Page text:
New research has found Australia’s consumption of antibiotics is among the highest in the world.
In 2013 more than 29 million prescriptions for antibiotics were supplied under the Pharmaceutical Benefits Scheme (PBS) and Repatriation PBS to over 10 million patients — that’s 45% of all Australians.
On top of that, 65% of Australians believe antibiotics will help them recover from a cold or flu and nearly 60% of GPs would prescribe antibiotics to meet patient demands.
The shocking statistics have prompted the federal government to introduce Australia’s first national strategy to reduce the risk of the population developing antibiotic resistance.
If the effectiveness of antibiotics decreases due to a built up resistance in a group of people, the implications on the health sector could be disastrous.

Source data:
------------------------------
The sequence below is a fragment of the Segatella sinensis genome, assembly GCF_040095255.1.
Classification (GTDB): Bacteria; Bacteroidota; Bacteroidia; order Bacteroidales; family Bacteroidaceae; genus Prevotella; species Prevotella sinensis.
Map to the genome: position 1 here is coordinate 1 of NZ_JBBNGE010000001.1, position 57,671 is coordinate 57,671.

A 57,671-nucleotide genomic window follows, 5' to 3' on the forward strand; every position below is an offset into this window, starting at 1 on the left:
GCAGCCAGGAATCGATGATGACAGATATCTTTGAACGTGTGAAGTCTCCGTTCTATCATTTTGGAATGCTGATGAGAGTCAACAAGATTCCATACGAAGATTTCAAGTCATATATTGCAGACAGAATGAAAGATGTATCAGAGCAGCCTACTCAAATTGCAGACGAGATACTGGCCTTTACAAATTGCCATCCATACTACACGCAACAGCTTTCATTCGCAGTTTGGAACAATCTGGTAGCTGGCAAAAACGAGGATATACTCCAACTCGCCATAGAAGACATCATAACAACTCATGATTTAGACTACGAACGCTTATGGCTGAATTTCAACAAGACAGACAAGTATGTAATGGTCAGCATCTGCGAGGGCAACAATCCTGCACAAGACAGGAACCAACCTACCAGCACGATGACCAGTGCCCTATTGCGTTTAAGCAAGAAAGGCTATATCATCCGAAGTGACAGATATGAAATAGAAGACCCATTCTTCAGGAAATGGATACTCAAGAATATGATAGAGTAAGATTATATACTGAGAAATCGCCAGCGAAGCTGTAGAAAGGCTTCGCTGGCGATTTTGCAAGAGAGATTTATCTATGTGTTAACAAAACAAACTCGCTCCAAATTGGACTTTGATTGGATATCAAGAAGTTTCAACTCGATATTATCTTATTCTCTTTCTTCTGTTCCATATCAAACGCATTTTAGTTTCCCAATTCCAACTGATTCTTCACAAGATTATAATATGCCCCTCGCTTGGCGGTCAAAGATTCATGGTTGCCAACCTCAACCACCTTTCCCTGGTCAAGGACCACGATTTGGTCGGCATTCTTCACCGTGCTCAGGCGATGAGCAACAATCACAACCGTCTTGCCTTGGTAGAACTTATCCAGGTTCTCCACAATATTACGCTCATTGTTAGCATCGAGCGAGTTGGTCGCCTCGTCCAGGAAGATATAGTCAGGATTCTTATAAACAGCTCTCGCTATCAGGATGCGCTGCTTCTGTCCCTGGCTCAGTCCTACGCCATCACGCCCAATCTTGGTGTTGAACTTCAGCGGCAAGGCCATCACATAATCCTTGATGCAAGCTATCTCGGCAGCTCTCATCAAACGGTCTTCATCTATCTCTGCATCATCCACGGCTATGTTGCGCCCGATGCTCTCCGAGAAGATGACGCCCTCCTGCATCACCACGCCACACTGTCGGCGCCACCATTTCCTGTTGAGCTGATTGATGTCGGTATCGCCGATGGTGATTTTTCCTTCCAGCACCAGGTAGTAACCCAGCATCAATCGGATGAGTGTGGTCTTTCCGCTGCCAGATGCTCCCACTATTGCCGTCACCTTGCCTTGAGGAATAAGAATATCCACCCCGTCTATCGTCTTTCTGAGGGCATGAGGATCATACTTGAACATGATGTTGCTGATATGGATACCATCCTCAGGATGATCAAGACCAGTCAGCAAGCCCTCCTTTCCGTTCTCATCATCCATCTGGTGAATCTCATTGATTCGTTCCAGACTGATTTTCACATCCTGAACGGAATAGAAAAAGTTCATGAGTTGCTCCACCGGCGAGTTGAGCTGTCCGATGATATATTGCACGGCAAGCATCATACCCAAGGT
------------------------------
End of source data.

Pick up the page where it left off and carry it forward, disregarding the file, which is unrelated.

When an antimicrobial resistance occurs bacteria and viruses become resistant to the medicines used to treat the infections they cause.
Health minister Sussan Ley said: “The over and misuse of antibiotics has been identified as a significant contributor to the emergence of resistant bacteria… and this strategy will guide how we tackle it as a nation—domestically, as well as at the regional and global levels.”
Minister for agriculture Barnaby Joyce said the strategy would also guide antibiotic use in animal health and agricultural productivity.
Not-for-profit organisation NPS Medicine Wise has been a leader in the push to educate both GPs and consumers about the dangers of antibiotic overuse in recent years.
It believes the problem starts with doctors prescribing the medicine.
“Our research suggests that some GPs don’t believe their individual prescribing makes a difference to antibiotic resistance, however antibiotic prescribing in primary care is contributing to the problem,” NPS chief executive Dr Lynn Weekes told the ABC.
“Every GP can take action to help reduce antibiotic resistance.”
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